spp. The following risk factors have been identified:
Gram Positive Bacteria
Previous carriage or infection with MDRO;
Antibiotic exposure within the last year e.g. fluoroquinolones, 2nd and
Stay in a department with a high MDRO rate;
Gram Negative Bacteria
Previous carriage or infection with MDRO;
Antibiotic exposure within the last year
Hospital stay within the last year e.g. fluoroquinolones, 2nd and 3rd
Length of hospital stay in hospital;
Use of central venous or arterial catheter;
Use of gastrostomy or jejunostomy tube;
4. Sources/Reservoirs of MDROs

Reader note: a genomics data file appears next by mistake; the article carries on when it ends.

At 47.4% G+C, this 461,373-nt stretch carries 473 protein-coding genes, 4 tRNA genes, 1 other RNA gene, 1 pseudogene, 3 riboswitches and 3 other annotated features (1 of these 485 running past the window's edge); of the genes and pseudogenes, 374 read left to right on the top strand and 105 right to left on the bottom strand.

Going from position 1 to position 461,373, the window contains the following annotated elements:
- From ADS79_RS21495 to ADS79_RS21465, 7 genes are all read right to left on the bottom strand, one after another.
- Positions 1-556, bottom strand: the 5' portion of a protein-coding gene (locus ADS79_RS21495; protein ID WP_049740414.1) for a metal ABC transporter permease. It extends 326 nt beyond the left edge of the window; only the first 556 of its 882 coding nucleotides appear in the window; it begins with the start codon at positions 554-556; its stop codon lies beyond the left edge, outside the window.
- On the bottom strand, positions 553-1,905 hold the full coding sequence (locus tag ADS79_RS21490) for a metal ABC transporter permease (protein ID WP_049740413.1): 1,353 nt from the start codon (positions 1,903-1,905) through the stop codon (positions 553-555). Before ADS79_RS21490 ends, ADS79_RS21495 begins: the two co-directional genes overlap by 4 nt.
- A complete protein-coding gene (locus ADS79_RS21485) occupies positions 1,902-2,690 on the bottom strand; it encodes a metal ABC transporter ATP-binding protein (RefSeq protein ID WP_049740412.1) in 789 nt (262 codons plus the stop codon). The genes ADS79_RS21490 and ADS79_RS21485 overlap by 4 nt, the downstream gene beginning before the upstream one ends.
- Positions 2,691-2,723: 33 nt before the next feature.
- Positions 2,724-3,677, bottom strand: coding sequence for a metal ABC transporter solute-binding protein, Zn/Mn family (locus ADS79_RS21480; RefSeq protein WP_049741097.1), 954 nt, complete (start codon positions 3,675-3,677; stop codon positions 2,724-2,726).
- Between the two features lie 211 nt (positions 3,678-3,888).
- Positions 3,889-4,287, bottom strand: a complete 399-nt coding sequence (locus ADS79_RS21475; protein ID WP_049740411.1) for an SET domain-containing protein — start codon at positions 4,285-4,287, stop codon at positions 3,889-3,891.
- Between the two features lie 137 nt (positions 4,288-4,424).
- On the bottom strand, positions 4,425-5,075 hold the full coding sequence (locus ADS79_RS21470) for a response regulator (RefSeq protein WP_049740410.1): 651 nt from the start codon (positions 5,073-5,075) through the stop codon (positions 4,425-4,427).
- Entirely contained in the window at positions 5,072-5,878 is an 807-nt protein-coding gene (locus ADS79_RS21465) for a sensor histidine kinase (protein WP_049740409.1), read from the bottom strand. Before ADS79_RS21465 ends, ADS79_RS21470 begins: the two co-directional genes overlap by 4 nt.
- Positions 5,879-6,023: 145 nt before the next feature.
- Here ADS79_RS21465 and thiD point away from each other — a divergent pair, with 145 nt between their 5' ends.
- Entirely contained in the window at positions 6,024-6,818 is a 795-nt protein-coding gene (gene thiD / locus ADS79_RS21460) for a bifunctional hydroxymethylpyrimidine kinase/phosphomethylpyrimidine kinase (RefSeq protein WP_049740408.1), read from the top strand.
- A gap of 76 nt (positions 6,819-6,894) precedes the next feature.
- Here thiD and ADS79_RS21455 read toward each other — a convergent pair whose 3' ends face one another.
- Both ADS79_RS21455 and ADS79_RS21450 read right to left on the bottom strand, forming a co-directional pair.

Infected or colonised patients are the major reservoir of MDRO. The gastrointestinal tract is the major reservoir for VRE, and multi-drug resistant gram negative bacilli (MDR-GNB), including ESBL-producing bacteria.
While human sources are usually responsible for transmission of micro- organisms during health care, inanimate environmental sources may also be involved. Colonisation can be prolonged and is not always recognised.
Environmental contamination can lead to transmission especially when patients have diarrhoea or faecal incontinence and the reservoir of the MDRO is the gastrointestinal tract.
The inanimate environment and equipment may serve as a secondary source for MRSA and VRE but are generally less likely to do so for gram-negative bacteria. MRSA or VRE can survive for weeks to several months on various surfaces and may remain viable for prolonged periods.